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Fast Grammar: Most Perfect? No.

An adjective, remember, is a word that describes a noun or pronoun. “His new car is blue.” “She’s a happy baby.” An absolute adjective is an adjective with a meaning that is generally not capable of being intensified or compared. Also known as a non-gradable adjective, these words convey their own limits. Words such as “perfect” or “dead” are absolute adjectives. Although “most perfect” is often heard in today’s conversational English, it is not technically correct. You cannot be “less dead” or “slightly married”. Your test answers are either “true” or “false”. Here is a list of words that generally stand as non-gradable adjectives:

  • absolute
  • adequate
  • alive
  • complete
  • dead
  • divorced
  • empty
  • entire
  • equal
  • essential
  • eternal
  • extraneous
  • false
  • fatal
  • final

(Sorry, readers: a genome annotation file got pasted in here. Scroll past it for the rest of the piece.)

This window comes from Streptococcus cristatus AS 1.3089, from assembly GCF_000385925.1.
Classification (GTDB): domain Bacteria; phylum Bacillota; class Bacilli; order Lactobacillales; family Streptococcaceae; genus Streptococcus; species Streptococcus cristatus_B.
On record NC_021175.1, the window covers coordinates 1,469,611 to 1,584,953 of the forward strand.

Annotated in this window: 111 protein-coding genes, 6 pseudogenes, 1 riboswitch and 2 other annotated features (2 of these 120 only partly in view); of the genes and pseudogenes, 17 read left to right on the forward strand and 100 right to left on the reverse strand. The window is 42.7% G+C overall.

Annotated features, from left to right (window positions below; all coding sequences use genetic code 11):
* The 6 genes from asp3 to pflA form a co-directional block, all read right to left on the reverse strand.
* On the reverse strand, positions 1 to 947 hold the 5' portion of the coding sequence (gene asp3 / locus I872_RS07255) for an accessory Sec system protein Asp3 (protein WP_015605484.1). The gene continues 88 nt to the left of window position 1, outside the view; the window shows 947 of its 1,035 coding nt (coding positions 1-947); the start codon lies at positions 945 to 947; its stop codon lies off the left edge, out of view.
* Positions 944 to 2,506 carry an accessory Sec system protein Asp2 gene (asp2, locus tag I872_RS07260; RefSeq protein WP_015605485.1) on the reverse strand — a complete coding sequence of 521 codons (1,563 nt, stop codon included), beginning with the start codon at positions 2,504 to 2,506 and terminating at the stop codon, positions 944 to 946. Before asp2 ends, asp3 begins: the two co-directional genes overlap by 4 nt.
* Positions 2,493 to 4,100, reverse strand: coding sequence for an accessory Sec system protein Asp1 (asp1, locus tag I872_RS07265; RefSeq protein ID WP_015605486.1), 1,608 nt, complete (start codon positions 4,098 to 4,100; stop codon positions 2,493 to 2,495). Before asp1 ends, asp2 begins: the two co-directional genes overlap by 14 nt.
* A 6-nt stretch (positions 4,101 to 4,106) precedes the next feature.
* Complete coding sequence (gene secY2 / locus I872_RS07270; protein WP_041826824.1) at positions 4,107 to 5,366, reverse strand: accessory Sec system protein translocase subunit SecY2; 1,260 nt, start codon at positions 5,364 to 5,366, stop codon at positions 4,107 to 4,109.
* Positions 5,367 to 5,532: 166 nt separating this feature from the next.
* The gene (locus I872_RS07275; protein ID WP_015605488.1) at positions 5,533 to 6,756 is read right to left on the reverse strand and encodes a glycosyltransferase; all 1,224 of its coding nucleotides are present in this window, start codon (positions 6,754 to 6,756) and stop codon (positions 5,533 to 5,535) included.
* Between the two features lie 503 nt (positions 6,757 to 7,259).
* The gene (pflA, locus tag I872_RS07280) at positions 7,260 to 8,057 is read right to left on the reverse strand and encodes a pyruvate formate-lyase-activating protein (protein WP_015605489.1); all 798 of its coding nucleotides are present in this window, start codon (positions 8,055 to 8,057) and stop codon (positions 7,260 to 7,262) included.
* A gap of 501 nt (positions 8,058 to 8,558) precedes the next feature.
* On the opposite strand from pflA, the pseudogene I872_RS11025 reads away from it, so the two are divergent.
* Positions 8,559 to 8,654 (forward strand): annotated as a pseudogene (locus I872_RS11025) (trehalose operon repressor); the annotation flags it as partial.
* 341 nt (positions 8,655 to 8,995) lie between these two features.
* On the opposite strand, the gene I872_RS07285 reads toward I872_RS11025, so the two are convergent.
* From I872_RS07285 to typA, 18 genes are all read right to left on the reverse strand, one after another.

• finite
  • first
  • full
  • ideal
  • imperfect
  • impossible
  • incomplete
  • inevitable
  • infinite
  • known
  • last
  • main
  • married
  • minor
  • non-essential
  • not fatal
  • not ideal
  • not pregnant
  • not unique
  • not universal
  • perfect
  • possible
  • preferable
  • pregnant
  • principal
  • round (or other shape)
  • separated (marital status)
  • single (marital status)
  • sufficient
  • true
  • unanimous
  • unavoidable
  • unequal
  • unique
  • universal
  • unknown
  • whole
  • widowed

This is not an exhaustive list, but it gives you the idea. Exception: Some adjectives such as “nearly” and “almost” can sometimes be used to demonstrate attainment of a near-absolute state.

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